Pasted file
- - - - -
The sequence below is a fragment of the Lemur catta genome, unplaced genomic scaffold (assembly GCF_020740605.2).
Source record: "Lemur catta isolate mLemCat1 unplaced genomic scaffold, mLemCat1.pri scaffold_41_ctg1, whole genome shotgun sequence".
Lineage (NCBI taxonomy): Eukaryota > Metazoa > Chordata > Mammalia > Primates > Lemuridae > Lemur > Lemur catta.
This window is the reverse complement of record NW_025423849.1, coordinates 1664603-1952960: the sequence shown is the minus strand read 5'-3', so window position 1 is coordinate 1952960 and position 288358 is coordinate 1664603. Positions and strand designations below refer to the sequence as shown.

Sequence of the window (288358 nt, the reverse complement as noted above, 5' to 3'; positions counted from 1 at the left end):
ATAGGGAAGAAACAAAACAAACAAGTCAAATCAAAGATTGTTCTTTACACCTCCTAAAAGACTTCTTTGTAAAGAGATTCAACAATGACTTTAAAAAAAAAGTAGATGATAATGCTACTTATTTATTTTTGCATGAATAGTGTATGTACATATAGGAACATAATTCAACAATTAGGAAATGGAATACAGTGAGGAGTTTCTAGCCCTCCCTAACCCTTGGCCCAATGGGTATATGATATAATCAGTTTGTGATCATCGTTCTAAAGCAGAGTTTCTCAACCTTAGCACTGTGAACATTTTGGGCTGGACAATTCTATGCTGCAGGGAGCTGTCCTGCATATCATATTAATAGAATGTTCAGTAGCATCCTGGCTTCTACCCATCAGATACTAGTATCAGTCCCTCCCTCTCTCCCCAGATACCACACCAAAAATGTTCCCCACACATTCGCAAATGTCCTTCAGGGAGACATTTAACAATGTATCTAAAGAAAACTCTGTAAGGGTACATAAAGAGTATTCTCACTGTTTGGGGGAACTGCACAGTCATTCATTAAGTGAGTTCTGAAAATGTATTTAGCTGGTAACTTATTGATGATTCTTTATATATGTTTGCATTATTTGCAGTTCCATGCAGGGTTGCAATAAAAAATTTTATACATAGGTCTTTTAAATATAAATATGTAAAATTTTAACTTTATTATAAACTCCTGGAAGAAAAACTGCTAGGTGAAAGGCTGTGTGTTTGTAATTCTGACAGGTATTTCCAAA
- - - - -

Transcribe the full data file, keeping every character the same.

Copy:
The sequence below is a fragment of the Lemur catta genome, unplaced genomic scaffold (assembly GCF_020740605.2).
Source record: "Lemur catta isolate mLemCat1 unplaced genomic scaffold, mLemCat1.pri scaffold_41_ctg1, whole genome shotgun sequence".
Lineage (NCBI taxonomy): Eukaryota > Metazoa > Chordata > Mammalia > Primates > Lemuridae > Lemur > Lemur catta.
This window is the reverse complement of record NW_025423849.1, coordinates 1664603-1952960: the sequence shown is the minus strand read 5'-3', so window position 1 is coordinate 1952960 and position 288358 is coordinate 1664603. Positions and strand designations below refer to the sequence as shown.

Sequence of the window (288358 nt, the reverse complement as noted above, 5' to 3'; positions counted from 1 at the left end):
ATAGGGAAGAAACAAAACAAACAAGTCAAATCAAAGATTGTTCTTTACACCTCCTAAAAGACTTCTTTGTAAAGAGATTCAACAATGACTTTAAAAAAAAAGTAGATGATAATGCTACTTATTTATTTTTGCATGAATAGTGTATGTACATATAGGAACATAATTCAACAATTAGGAAATGGAATACAGTGAGGAGTTTCTAGCCCTCCCTAACCCTTGGCCCAATGGGTATATGATATAATCAGTTTGTGATCATCGTTCTAAAGCAGAGTTTCTCAACCTTAGCACTGTGAACATTTTGGGCTGGACAATTCTATGCTGCAGGGAGCTGTCCTGCATATCATATTAATAGAATGTTCAGTAGCATCCTGGCTTCTACCCATCAGATACTAGTATCAGTCCCTCCCTCTCTCCCCAGATACCACACCAAAAATGTTCCCCACACATTCGCAAATGTCCTTCAGGGAGACATTTAACAATGTATCTAAAGAAAACTCTGTAAGGGTACATAAAGAGTATTCTCACTGTTTGGGGGAACTGCACAGTCATTCATTAAGTGAGTTCTGAAAATGTATTTAGCTGGTAACTTATTGATGATTCTTTATATATGTTTGCATTATTTGCAGTTCCATGCAGGGTTGCAATAAAAAATTTTATACATAGGTCTTTTAAATATAAATATGTAAAATTTTAACTTTATTATAAACTCCTGGAAGAAAAACTGCTAGGTGAAAGGCTGTGTGTTTGTAATTCTGACAGGTATTTCCAAA